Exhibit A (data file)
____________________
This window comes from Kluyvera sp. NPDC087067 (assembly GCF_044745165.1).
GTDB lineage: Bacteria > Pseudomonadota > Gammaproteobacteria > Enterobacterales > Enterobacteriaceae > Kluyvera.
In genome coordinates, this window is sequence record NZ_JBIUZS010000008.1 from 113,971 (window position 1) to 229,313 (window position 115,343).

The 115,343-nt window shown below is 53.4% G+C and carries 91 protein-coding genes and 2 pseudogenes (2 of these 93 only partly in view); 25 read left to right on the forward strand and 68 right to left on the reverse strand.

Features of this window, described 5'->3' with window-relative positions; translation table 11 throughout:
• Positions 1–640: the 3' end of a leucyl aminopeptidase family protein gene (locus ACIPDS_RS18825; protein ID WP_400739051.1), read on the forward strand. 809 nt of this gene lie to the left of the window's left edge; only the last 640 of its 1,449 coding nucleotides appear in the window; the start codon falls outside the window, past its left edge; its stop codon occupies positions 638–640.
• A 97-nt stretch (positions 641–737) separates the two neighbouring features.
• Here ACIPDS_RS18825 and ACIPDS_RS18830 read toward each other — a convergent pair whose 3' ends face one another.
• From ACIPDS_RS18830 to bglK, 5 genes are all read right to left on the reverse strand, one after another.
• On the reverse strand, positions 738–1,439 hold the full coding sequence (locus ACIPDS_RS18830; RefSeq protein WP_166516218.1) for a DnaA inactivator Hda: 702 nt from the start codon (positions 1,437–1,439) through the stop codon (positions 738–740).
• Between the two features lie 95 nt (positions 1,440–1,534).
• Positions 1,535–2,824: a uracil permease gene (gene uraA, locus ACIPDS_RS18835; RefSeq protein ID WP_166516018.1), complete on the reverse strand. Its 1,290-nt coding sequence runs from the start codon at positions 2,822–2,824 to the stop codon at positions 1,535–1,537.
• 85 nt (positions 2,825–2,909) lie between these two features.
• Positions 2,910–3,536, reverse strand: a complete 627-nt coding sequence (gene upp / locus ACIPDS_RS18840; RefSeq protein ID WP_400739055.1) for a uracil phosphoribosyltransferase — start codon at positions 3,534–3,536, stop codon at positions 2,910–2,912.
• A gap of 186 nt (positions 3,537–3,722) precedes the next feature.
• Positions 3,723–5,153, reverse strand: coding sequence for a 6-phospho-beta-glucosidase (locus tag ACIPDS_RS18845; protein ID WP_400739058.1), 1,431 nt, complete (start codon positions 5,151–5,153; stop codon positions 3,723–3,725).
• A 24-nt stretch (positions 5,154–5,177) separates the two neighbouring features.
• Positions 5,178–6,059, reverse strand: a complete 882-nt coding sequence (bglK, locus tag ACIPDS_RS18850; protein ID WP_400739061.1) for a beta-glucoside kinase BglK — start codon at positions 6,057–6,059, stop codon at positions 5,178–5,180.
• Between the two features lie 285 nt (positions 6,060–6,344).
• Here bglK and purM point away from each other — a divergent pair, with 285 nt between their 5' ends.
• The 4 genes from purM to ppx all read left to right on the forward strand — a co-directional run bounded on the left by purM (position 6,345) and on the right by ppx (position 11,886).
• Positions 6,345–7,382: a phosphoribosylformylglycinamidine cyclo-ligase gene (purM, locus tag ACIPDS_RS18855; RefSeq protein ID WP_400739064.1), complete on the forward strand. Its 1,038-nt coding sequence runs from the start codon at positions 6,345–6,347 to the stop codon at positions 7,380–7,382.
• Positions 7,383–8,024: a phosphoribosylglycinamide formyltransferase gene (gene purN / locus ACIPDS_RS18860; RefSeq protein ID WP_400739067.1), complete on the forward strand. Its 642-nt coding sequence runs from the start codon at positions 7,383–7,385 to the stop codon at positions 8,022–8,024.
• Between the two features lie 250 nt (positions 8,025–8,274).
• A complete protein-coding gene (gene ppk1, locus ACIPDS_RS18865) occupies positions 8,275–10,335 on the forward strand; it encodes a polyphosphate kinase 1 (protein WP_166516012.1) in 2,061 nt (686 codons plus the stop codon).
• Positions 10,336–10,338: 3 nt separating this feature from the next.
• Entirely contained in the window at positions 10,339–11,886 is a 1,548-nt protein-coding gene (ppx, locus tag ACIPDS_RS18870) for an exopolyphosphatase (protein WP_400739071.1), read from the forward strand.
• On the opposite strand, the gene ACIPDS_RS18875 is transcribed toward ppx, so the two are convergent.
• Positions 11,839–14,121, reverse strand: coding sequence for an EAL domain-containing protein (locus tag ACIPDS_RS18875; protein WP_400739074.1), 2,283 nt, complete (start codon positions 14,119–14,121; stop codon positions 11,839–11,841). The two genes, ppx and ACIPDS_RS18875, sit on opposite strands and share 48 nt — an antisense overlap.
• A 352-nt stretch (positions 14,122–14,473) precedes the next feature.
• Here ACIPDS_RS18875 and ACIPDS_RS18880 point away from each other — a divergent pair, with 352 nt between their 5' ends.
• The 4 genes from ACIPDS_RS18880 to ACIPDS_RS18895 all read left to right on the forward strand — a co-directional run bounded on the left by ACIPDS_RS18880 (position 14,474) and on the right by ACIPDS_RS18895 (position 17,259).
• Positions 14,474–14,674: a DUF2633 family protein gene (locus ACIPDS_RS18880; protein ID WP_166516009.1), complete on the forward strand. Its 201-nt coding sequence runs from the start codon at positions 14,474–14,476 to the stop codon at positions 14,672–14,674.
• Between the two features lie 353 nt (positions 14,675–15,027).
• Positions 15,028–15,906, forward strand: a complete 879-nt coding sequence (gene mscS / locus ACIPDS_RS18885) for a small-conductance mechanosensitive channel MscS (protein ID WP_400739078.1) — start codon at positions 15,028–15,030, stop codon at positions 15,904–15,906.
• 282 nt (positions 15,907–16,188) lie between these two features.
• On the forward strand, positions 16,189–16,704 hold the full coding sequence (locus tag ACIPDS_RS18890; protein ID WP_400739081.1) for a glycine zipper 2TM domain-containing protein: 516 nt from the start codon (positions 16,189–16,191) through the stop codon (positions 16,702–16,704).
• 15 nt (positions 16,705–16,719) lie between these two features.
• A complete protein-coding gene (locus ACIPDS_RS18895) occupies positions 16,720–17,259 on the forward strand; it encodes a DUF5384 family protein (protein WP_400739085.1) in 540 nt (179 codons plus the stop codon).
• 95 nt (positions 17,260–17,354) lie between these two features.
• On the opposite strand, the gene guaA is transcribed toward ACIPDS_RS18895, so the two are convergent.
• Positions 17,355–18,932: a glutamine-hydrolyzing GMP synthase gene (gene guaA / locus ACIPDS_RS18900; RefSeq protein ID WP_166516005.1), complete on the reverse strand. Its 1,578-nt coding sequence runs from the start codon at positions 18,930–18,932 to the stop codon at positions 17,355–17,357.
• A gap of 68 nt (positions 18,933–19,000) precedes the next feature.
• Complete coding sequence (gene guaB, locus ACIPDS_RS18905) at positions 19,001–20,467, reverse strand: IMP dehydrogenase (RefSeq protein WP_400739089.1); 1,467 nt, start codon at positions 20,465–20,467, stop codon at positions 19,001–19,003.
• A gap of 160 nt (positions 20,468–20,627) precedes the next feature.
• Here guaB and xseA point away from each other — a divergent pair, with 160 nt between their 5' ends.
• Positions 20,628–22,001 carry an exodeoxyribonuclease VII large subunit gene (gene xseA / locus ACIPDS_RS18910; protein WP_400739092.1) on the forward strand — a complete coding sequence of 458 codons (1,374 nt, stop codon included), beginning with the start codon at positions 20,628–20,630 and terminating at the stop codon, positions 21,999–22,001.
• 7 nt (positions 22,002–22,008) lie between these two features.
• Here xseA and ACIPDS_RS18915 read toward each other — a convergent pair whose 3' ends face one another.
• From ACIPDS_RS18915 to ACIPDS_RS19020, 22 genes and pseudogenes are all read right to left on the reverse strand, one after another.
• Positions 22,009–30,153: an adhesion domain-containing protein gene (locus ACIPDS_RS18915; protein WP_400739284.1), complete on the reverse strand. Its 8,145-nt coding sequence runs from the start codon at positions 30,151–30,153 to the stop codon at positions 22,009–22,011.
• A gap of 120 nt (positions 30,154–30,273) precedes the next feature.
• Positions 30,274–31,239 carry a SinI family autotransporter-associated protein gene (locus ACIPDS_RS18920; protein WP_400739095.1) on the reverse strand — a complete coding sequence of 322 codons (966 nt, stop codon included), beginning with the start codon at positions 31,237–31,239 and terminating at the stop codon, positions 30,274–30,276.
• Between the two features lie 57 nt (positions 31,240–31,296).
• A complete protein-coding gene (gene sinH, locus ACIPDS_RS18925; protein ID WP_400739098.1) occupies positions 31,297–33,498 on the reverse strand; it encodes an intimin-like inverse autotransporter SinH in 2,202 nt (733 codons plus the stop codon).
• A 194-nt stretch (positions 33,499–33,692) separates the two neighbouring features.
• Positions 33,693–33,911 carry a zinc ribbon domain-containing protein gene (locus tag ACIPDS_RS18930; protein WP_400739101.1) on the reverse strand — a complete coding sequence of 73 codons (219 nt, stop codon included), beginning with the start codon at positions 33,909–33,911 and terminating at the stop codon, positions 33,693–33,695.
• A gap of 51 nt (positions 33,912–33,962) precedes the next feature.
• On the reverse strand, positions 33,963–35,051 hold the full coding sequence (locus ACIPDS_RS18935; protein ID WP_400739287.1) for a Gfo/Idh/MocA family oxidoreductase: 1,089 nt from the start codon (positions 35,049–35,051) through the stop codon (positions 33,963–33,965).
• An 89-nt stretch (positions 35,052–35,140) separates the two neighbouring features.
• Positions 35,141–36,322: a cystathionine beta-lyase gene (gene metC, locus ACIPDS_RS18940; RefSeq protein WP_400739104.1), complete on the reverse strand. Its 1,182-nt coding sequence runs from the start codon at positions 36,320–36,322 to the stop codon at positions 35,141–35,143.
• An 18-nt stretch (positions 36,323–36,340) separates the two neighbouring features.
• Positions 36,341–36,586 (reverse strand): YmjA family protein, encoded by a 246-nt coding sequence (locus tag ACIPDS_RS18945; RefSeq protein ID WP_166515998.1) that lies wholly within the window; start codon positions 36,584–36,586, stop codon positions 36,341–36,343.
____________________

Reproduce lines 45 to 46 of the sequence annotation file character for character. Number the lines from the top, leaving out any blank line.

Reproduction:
• A gap of 160 nt (positions 20,468–20,627) precedes the next feature.
• Here guaB and xseA point away from each other — a divergent pair, with 160 nt between their 5' ends.